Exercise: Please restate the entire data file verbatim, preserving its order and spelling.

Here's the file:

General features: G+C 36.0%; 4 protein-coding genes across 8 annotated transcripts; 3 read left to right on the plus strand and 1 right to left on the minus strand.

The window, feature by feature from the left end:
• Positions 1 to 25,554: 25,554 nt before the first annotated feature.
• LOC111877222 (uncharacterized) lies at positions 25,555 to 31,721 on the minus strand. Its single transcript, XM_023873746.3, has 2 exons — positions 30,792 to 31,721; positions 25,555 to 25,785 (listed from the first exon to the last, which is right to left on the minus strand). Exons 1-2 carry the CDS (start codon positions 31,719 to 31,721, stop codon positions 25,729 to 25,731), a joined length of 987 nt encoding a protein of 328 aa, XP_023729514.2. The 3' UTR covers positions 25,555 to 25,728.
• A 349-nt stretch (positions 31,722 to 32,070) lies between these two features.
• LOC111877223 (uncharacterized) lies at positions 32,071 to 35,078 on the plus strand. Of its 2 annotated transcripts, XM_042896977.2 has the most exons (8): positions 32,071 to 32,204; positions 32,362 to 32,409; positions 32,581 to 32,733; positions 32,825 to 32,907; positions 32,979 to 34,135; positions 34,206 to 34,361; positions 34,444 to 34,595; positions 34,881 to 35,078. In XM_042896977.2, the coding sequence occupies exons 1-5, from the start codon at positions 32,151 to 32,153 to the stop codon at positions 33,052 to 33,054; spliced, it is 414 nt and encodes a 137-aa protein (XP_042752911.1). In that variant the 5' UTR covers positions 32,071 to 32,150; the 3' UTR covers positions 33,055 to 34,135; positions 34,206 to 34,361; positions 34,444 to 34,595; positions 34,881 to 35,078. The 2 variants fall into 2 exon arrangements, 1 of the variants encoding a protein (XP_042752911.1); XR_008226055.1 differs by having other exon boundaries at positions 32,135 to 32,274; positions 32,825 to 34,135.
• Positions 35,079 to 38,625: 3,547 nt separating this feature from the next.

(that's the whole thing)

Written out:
General features: G+C 36.0%; 4 protein-coding genes across 8 annotated transcripts; 3 read left to right on the plus strand and 1 right to left on the minus strand.

The window, feature by feature from the left end:
• Positions 1 to 25,554: 25,554 nt before the first annotated feature.
• LOC111877222 (uncharacterized) lies at positions 25,555 to 31,721 on the minus strand. Its single transcript, XM_023873746.3, has 2 exons — positions 30,792 to 31,721; positions 25,555 to 25,785 (listed from the first exon to the last, which is right to left on the minus strand). Exons 1-2 carry the CDS (start codon positions 31,719 to 31,721, stop codon positions 25,729 to 25,731), a joined length of 987 nt encoding a protein of 328 aa, XP_023729514.2. The 3' UTR covers positions 25,555 to 25,728.
• A 349-nt stretch (positions 31,722 to 32,070) lies between these two features.
• LOC111877223 (uncharacterized) lies at positions 32,071 to 35,078 on the plus strand. Of its 2 annotated transcripts, XM_042896977.2 has the most exons (8): positions 32,071 to 32,204; positions 32,362 to 32,409; positions 32,581 to 32,733; positions 32,825 to 32,907; positions 32,979 to 34,135; positions 34,206 to 34,361; positions 34,444 to 34,595; positions 34,881 to 35,078. In XM_042896977.2, the coding sequence occupies exons 1-5, from the start codon at positions 32,151 to 32,153 to the stop codon at positions 33,052 to 33,054; spliced, it is 414 nt and encodes a 137-aa protein (XP_042752911.1). In that variant the 5' UTR covers positions 32,071 to 32,150; the 3' UTR covers positions 33,055 to 34,135; positions 34,206 to 34,361; positions 34,444 to 34,595; positions 34,881 to 35,078. The 2 variants fall into 2 exon arrangements, 1 of the variants encoding a protein (XP_042752911.1); XR_008226055.1 differs by having other exon boundaries at positions 32,135 to 32,274; positions 32,825 to 34,135.
• Positions 35,079 to 38,625: 3,547 nt separating this feature from the next.